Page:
Tapping a bit of frat-boy ingenuity, researchers at NASA's Jet Propulsion Lab (JPL) have devised a new way for an old space exploration instrument to suck down large volumes of vaporized particles and analyze rocks for their compositions using an ion funnel, a process that could speed analysis, lighten instrument loads, and improve the odds of finding signs of life.
Mass spectrometry is an old space standby--the Mars Science Laboratory, launching in November, will host spectrometry instruments as part of its science suite--used largely to identify the composition of soil and rock on the Martian surface. Usually it is gathered by a scoop or a robot arm, deposited into a special chamber where it is prepared and vaporized, and then ionized so the stuff of atoms can be separated and identified.
But all this handling of soil and rock samples can taint samples and lead to experimental failures. So JPL scientists went looking for a more hands-off approach to spectrometry. They found it in an "ion funnel" developed at the DOE's Pacific Northwest National Laboratory.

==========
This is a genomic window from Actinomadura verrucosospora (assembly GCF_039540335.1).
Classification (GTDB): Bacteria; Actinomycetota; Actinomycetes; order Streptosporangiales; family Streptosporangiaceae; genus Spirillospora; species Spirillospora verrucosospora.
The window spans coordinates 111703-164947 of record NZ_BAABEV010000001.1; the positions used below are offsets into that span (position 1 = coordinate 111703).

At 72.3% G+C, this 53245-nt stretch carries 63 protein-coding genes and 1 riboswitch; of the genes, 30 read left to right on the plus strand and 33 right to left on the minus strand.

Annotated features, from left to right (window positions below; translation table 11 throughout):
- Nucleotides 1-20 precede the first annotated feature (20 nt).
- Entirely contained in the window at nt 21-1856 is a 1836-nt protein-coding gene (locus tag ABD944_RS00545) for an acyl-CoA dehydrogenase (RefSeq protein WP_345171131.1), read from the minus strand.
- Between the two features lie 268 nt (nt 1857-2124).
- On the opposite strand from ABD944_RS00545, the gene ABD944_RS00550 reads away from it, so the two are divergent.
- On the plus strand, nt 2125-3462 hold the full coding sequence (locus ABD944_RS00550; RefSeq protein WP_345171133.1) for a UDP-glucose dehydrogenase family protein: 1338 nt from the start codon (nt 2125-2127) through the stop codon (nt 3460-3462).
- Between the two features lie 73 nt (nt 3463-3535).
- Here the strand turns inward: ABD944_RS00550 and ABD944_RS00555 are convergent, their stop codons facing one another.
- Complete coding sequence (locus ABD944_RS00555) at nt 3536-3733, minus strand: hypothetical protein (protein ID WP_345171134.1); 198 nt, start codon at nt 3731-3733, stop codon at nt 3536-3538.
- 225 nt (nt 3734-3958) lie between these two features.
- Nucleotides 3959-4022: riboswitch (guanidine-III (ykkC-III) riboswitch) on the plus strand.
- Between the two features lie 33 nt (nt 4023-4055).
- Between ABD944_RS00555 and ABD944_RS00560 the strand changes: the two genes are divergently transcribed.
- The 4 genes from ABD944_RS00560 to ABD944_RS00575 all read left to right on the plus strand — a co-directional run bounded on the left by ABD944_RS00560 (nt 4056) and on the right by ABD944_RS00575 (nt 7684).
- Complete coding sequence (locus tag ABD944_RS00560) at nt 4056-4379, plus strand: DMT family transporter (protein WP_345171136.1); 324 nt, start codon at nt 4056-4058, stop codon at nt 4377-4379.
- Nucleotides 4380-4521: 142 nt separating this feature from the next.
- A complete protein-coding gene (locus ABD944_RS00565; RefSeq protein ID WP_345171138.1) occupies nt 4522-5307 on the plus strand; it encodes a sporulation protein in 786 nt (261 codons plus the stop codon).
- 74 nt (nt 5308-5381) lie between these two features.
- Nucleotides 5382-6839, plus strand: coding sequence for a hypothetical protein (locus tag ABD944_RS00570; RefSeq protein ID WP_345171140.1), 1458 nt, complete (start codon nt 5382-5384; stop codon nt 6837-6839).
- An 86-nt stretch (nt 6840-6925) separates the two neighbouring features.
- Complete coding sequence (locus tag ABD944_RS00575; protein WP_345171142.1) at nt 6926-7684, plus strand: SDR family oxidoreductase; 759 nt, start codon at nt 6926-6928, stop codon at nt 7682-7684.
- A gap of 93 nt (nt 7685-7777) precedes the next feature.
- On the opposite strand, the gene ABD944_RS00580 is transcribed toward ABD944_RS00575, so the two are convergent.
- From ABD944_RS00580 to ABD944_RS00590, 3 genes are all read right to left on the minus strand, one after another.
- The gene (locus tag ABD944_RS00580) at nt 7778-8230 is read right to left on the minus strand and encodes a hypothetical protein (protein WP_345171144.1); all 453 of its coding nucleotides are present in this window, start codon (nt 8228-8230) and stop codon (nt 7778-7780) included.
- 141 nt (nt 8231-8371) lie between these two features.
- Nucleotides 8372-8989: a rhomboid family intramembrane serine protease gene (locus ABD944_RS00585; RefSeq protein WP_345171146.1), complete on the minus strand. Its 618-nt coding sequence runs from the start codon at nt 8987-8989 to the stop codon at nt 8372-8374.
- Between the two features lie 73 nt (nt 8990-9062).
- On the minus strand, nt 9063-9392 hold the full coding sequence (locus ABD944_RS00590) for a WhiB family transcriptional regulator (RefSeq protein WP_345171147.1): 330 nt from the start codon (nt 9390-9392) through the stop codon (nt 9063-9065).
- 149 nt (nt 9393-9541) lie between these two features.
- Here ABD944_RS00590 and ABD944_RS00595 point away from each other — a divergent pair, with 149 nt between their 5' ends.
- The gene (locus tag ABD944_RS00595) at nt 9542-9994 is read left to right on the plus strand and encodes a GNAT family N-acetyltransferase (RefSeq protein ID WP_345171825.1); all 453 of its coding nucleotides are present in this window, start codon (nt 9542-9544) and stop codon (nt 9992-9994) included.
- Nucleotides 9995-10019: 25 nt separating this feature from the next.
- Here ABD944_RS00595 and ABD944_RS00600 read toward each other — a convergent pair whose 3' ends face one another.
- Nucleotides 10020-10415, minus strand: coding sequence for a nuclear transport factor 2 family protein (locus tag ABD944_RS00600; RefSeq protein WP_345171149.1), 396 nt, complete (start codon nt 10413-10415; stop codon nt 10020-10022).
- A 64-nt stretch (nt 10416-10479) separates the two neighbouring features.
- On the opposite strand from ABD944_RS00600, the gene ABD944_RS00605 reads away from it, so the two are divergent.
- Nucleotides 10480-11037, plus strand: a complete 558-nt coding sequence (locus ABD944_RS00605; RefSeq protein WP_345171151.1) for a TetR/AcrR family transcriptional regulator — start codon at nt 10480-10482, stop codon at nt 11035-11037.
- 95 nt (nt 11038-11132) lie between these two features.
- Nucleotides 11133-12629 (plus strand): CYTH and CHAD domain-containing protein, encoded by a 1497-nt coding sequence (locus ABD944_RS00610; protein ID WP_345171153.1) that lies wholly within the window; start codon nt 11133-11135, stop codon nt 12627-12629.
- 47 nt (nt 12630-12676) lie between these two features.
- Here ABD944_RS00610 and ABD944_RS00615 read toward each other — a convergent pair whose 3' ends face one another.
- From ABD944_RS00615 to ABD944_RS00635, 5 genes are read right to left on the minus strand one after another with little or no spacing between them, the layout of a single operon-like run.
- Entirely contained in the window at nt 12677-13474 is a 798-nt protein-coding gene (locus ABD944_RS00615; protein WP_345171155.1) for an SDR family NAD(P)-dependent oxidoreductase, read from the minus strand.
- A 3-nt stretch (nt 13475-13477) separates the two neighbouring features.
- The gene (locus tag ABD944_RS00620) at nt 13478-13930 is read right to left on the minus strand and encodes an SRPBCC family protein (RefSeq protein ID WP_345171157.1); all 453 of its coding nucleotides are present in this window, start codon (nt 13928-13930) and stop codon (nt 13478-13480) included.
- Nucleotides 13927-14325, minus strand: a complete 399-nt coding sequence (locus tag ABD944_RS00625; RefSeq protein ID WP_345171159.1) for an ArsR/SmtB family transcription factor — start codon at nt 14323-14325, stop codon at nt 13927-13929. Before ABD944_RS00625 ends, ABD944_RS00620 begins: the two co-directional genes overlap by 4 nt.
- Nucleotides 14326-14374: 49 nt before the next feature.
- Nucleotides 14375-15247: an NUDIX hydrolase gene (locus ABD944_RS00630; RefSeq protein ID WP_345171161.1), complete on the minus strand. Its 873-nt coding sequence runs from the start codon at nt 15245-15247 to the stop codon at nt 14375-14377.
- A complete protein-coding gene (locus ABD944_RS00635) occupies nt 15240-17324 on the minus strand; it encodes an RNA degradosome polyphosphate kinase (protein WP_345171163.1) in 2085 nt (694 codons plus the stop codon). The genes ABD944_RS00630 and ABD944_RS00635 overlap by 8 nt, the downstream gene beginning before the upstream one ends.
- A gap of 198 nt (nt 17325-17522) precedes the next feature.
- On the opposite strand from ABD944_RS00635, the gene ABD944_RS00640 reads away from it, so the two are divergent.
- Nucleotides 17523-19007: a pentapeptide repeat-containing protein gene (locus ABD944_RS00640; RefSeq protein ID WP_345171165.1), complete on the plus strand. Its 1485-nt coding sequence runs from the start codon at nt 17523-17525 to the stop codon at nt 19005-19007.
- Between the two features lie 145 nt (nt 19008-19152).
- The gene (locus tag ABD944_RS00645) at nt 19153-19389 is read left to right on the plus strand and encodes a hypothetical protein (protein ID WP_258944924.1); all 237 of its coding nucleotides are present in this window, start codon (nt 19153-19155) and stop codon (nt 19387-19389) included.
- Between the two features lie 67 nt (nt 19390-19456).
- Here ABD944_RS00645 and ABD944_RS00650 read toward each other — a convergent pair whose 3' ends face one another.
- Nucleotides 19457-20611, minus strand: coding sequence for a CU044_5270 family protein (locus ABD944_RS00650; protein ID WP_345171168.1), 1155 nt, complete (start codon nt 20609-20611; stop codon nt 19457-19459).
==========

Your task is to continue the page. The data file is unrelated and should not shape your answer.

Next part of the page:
The new system can analyze samples without lifting them from the surface. A laser first blasts the sample wherever it sits, creating a plume of ions and molecules. The ion funnel then uses a series of progressively smaller conductive rings to guide the ions into the funnel, basically sucking them into the spectrometer for analysis.
In other words, the rover/instrument never has to get it's hands dirty, and the sample never has to be moved or touched, creating a much cleaner, more pure sample for analysis. Such an ion funnel scheme not only simplifies the science, but it would cut down on the weight and power of future science instrument arrays, making it easier and--perhaps more importantly--cheaper to launch them into space.